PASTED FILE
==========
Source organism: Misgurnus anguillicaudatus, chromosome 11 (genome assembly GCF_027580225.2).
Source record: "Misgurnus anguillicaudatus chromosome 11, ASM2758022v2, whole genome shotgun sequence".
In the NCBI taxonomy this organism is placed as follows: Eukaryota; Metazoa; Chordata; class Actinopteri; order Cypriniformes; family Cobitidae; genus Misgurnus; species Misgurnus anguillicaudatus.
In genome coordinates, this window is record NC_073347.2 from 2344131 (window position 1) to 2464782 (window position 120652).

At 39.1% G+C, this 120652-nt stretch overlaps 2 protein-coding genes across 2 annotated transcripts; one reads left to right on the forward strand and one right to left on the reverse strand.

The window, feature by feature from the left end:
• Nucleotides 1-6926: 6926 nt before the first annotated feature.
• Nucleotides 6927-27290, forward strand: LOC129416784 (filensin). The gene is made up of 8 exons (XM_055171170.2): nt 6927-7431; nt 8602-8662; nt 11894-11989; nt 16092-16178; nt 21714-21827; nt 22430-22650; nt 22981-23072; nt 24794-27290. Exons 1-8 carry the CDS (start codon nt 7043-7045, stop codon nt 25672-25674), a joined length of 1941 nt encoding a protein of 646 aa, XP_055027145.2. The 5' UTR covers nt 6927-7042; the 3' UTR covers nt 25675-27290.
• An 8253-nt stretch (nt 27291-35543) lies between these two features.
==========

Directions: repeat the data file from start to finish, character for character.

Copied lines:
Source organism: Misgurnus anguillicaudatus, chromosome 11 (genome assembly GCF_027580225.2).
Source record: "Misgurnus anguillicaudatus chromosome 11, ASM2758022v2, whole genome shotgun sequence".
In the NCBI taxonomy this organism is placed as follows: Eukaryota; Metazoa; Chordata; class Actinopteri; order Cypriniformes; family Cobitidae; genus Misgurnus; species Misgurnus anguillicaudatus.
In genome coordinates, this window is record NC_073347.2 from 2344131 (window position 1) to 2464782 (window position 120652).

At 39.1% G+C, this 120652-nt stretch overlaps 2 protein-coding genes across 2 annotated transcripts; one reads left to right on the forward strand and one right to left on the reverse strand.

The window, feature by feature from the left end:
• Nucleotides 1-6926: 6926 nt before the first annotated feature.
• Nucleotides 6927-27290, forward strand: LOC129416784 (filensin). The gene is made up of 8 exons (XM_055171170.2): nt 6927-7431; nt 8602-8662; nt 11894-11989; nt 16092-16178; nt 21714-21827; nt 22430-22650; nt 22981-23072; nt 24794-27290. Exons 1-8 carry the CDS (start codon nt 7043-7045, stop codon nt 25672-25674), a joined length of 1941 nt encoding a protein of 646 aa, XP_055027145.2. The 5' UTR covers nt 6927-7042; the 3' UTR covers nt 25675-27290.
• An 8253-nt stretch (nt 27291-35543) lies between these two features.